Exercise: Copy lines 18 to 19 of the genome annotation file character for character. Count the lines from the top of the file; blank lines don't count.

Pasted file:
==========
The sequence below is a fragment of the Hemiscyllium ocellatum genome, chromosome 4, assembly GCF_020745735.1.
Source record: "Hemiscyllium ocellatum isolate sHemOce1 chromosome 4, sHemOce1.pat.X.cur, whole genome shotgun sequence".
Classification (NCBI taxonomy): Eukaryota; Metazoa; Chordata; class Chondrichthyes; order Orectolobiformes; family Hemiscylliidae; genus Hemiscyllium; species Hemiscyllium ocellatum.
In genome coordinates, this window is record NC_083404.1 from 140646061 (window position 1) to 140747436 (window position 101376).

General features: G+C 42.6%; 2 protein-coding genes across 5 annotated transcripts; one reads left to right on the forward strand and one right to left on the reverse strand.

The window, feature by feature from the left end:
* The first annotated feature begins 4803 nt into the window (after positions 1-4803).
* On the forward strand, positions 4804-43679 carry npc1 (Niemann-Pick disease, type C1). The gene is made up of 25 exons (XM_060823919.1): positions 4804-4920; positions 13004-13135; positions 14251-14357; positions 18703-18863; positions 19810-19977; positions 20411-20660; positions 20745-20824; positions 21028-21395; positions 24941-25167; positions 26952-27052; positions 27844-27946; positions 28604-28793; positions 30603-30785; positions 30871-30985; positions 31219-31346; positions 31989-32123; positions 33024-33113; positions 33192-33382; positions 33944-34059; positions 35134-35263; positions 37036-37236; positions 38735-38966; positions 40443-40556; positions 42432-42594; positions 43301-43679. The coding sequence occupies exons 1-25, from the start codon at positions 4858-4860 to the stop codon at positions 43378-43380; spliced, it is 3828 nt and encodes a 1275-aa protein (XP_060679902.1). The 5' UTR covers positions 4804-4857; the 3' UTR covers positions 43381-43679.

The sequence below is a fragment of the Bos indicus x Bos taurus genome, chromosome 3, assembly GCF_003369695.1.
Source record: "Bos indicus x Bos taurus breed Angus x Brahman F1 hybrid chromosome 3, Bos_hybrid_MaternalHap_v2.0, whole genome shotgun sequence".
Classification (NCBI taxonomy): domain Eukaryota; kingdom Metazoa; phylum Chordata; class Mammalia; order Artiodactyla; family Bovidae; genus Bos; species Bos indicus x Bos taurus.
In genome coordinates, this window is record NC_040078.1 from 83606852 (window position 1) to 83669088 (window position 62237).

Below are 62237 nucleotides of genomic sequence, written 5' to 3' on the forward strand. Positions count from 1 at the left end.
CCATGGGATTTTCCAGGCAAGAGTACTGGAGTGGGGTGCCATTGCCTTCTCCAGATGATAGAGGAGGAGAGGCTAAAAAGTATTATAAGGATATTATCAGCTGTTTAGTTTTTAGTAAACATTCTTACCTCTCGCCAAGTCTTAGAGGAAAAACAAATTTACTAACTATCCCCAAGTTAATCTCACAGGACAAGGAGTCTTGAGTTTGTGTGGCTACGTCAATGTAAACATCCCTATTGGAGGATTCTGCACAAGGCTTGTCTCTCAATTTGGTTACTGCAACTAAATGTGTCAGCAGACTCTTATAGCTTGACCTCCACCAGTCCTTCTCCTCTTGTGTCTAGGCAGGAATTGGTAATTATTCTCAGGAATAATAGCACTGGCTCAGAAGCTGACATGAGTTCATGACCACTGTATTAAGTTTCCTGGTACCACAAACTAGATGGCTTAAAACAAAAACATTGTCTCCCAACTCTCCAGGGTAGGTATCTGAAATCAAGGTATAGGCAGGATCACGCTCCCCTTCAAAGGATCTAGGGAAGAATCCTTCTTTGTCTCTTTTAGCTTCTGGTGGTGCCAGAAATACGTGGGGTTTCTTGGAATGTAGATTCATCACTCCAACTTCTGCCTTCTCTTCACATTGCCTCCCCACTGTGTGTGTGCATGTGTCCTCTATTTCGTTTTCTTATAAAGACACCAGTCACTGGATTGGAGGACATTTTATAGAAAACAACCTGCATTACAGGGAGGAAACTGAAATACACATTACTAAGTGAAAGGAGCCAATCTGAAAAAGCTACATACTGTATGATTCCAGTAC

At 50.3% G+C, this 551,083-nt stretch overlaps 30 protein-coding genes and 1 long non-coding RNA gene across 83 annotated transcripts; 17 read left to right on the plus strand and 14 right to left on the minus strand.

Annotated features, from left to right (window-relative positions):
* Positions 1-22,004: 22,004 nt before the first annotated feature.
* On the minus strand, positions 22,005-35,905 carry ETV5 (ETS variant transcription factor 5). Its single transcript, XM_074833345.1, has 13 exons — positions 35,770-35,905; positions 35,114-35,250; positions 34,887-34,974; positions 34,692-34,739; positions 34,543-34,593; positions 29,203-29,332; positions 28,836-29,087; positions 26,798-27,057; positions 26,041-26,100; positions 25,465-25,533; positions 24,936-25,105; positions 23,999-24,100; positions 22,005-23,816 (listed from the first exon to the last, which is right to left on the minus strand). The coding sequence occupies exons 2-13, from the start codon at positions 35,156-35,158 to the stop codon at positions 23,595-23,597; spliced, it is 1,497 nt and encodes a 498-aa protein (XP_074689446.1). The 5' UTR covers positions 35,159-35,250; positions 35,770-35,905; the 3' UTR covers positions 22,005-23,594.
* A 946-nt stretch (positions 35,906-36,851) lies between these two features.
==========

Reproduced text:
* On the minus strand, positions 22,005-35,905 carry ETV5 (ETS variant transcription factor 5). Its single transcript, XM_074833345.1, has 13 exons — positions 35,770-35,905; positions 35,114-35,250; positions 34,887-34,974; positions 34,692-34,739; positions 34,543-34,593; positions 29,203-29,332; positions 28,836-29,087; positions 26,798-27,057; positions 26,041-26,100; positions 25,465-25,533; positions 24,936-25,105; positions 23,999-24,100; positions 22,005-23,816 (listed from the first exon to the last, which is right to left on the minus strand). The coding sequence occupies exons 2-13, from the start codon at positions 35,156-35,158 to the stop codon at positions 23,595-23,597; spliced, it is 1,497 nt and encodes a 498-aa protein (XP_074689446.1). The 5' UTR covers positions 35,159-35,250; positions 35,770-35,905; the 3' UTR covers positions 22,005-23,594.
* A 946-nt stretch (positions 35,906-36,851) lies between these two features.